Assistant Professor in Earth Observation, Faculty of Engineering
Dr. Stephen Grebby holds an MPhys (2005) in Physics with Space Science and Technology, an MSc (2006) in Physical Geography and PhD (2011) in Geological Remote Sensing from the University of Leicester. In 2011, he joined the British Geological Survey, where he took up a position as a Remote Sensing Geoscientist. In 2016, Dr. Grebby was appointed as Assistant Professor in Earth Observation, in the Faculty of Engineering. He is affiliated with the GeoEnergy Research Centre (GERC) - a joint venture between The University of Nottingham and British Geology Survey.
Dr. Grebby is a member of the Nottingham Geospatial Institute research group.
Dr. Grebby's expertise is in the acquisition, analysis, investigation and visualisation of Earth Observation data for a wide variety of geoscience applications. Whilst broad-ranging, he has considerable experience in the development of innovative remote sensing techniques for application to geological mapping, natural resources exploration, mapping and monitoring of geohazards, and land use/land cover mapping. He has expertise in utilising a wide variety of Earth Observation datasets and techniques, including InSAR, airborne and terrestrial LiDAR, multi- and hyperspectral imagery, airborne radiometric and geophysical data, field spectroscopy, photogrammetry, geomorphometry, and advanced image classification (i.e., neural networks and other machine learning algorithms).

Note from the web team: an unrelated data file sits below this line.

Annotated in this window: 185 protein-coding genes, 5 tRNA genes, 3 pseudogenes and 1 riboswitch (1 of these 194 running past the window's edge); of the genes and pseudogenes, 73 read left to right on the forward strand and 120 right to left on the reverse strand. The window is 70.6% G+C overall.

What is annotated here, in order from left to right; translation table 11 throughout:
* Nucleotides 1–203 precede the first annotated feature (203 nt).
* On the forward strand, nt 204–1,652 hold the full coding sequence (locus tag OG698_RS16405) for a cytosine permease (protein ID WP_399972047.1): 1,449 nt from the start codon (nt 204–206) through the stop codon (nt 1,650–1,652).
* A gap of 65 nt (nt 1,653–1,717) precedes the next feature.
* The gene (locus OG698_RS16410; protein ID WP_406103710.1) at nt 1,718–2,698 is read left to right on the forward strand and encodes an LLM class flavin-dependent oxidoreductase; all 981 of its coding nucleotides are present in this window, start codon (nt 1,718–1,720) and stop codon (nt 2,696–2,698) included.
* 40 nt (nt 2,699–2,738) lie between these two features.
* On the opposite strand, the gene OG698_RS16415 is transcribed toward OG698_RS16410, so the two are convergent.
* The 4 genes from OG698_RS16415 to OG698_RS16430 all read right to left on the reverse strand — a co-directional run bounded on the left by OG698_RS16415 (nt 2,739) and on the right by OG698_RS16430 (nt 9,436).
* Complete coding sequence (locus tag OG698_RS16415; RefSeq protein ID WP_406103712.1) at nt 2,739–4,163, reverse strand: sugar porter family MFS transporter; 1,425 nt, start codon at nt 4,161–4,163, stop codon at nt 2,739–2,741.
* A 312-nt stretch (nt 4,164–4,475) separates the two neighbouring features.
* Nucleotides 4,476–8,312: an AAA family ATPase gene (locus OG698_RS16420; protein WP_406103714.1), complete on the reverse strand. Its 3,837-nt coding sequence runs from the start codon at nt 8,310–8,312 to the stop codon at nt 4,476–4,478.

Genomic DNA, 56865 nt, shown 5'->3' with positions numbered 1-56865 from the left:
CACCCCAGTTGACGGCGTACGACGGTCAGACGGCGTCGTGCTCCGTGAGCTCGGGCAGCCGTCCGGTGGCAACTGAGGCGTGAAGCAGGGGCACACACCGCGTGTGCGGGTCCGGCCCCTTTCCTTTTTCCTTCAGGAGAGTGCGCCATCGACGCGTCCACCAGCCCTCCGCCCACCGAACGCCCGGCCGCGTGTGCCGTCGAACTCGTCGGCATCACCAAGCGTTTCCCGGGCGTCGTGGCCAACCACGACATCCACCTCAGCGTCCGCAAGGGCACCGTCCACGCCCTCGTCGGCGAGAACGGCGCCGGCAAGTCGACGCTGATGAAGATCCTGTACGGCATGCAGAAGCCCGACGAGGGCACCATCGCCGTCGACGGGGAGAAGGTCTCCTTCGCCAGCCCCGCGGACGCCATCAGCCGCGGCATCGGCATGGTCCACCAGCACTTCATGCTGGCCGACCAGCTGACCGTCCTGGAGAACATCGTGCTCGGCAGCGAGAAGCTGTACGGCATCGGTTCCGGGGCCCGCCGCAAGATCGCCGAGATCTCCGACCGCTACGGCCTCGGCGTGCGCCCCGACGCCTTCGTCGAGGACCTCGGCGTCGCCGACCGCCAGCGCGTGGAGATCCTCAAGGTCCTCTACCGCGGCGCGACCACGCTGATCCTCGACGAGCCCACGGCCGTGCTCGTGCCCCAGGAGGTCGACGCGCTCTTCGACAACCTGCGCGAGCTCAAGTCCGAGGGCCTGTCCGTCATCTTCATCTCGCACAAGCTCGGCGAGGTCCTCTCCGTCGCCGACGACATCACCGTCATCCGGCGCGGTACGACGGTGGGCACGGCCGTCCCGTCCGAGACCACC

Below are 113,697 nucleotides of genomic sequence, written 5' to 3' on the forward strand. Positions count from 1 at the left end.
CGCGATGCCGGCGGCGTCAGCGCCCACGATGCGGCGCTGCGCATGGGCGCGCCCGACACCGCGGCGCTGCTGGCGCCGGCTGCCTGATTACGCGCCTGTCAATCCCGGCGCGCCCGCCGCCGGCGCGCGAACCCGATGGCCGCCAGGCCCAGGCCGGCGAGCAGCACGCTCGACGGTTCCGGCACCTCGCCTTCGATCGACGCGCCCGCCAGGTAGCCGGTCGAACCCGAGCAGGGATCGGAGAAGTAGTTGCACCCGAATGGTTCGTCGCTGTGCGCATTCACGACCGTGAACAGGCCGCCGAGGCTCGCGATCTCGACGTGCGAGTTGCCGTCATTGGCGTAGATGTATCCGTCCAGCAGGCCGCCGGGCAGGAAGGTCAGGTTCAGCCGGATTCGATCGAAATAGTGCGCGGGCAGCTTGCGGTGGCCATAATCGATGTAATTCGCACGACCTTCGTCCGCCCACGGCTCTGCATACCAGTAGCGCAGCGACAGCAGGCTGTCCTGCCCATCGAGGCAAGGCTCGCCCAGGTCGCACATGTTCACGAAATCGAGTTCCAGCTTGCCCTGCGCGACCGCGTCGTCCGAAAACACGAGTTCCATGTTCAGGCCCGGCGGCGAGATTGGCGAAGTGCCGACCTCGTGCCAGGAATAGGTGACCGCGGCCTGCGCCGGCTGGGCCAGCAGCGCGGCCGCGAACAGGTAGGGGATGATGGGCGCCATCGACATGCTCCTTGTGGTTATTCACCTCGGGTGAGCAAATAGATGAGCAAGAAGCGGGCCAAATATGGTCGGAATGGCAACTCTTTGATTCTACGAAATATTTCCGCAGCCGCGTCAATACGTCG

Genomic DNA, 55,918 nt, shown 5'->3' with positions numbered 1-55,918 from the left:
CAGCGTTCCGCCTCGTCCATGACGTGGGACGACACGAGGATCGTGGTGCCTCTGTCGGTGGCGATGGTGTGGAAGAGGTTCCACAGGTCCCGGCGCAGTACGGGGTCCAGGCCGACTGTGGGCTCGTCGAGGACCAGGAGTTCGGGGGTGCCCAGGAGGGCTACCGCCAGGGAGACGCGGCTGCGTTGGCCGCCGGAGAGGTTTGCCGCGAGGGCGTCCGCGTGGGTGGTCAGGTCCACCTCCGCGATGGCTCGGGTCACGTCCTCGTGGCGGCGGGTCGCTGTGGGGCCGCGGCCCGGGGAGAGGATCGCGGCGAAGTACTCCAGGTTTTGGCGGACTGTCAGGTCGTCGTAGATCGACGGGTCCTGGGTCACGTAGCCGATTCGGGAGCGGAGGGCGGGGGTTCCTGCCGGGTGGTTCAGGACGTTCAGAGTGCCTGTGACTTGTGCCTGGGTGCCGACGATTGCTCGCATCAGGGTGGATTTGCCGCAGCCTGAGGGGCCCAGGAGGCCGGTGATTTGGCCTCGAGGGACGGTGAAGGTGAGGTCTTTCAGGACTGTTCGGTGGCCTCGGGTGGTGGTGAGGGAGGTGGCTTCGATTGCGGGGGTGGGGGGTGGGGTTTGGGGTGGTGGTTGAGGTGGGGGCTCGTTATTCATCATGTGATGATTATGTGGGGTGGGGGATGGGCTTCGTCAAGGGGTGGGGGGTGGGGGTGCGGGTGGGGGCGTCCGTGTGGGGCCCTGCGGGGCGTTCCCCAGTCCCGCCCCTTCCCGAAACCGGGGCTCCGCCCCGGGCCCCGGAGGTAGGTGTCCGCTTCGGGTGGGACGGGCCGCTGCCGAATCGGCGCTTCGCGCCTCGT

Dr. Grebby's current research interests are focused on the use of satellite, airborne (manned and UAV) and ground-based Earth Observation techniques for the exploration of geoenergy resources and the… read more
Dr. Grebby's current research interests are focused on the use of satellite, airborne (manned and UAV) and ground-based Earth Observation techniques for the exploration of geoenergy resources and the monitoring of their exploitation. This includes identifying potential geothermal energy resources by mapping anomalous mineral assemblages and surface temperatures, determining key characteristics (e.g., porosity, permeability, fracture density) for reservoir modelling, and monitoring leakages and ground motion at sites associated with gas storage (i.e., CO2) and energy production.
He also has a strong interest in the mapping and monitoring of geohazards, in particular landslides. His research concerns the development of algorithms to aid the rapid identification and mapping of landslides using airborne LiDAR and optical imagery. Such methods enables comprehensive landslide inventories to be generated, which can then be used to assess the future risk posed by landslides. Dr. Grebby was recently involved in building landslide inventories from very-high resolution satellite imagery, in order to help support the relief efforts following the 2015 Nepal and 2016 Ecuador earthquakes.
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